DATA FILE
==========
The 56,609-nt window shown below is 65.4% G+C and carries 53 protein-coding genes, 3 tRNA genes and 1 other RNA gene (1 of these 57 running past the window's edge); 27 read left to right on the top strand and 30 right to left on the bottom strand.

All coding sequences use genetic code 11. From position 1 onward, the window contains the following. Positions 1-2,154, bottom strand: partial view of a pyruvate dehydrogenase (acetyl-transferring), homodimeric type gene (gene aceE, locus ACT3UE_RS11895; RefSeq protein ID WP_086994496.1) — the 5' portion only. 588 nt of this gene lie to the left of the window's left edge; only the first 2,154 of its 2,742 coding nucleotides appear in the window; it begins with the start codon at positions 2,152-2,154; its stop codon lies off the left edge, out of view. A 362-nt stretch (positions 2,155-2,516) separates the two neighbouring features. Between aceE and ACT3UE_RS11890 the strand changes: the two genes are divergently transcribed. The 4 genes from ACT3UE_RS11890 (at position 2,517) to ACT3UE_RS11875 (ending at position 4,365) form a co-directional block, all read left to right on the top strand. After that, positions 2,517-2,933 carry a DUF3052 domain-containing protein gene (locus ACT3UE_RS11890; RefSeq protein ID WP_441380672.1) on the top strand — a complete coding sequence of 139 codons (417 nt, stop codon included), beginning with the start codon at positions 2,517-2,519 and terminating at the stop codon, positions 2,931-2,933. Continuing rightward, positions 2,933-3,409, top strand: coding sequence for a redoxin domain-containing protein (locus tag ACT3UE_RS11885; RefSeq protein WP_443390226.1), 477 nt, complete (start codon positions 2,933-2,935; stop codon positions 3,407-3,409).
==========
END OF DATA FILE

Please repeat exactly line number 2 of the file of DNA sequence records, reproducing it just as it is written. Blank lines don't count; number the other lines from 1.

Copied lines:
All coding sequences use genetic code 11. From position 1 onward, the window contains the following. Positions 1-2,154, bottom strand: partial view of a pyruvate dehydrogenase (acetyl-transferring), homodimeric type gene (gene aceE, locus ACT3UE_RS11895; RefSeq protein ID WP_086994496.1) — the 5' portion only. 588 nt of this gene lie to the left of the window's left edge; only the first 2,154 of its 2,742 coding nucleotides appear in the window; it begins with the start codon at positions 2,152-2,154; its stop codon lies off the left edge, out of view. A 362-nt stretch (positions 2,155-2,516) separates the two neighbouring features. Between aceE and ACT3UE_RS11890 the strand changes: the two genes are divergently transcribed. The 4 genes from ACT3UE_RS11890 (at position 2,517) to ACT3UE_RS11875 (ending at position 4,365) form a co-directional block, all read left to right on the top strand. After that, positions 2,517-2,933 carry a DUF3052 domain-containing protein gene (locus ACT3UE_RS11890; RefSeq protein ID WP_441380672.1) on the top strand — a complete coding sequence of 139 codons (417 nt, stop codon included), beginning with the start codon at positions 2,517-2,519 and terminating at the stop codon, positions 2,931-2,933. Continuing rightward, positions 2,933-3,409, top strand: coding sequence for a redoxin domain-containing protein (locus tag ACT3UE_RS11885; RefSeq protein WP_443390226.1), 477 nt, complete (start codon positions 2,933-2,935; stop codon positions 3,407-3,409).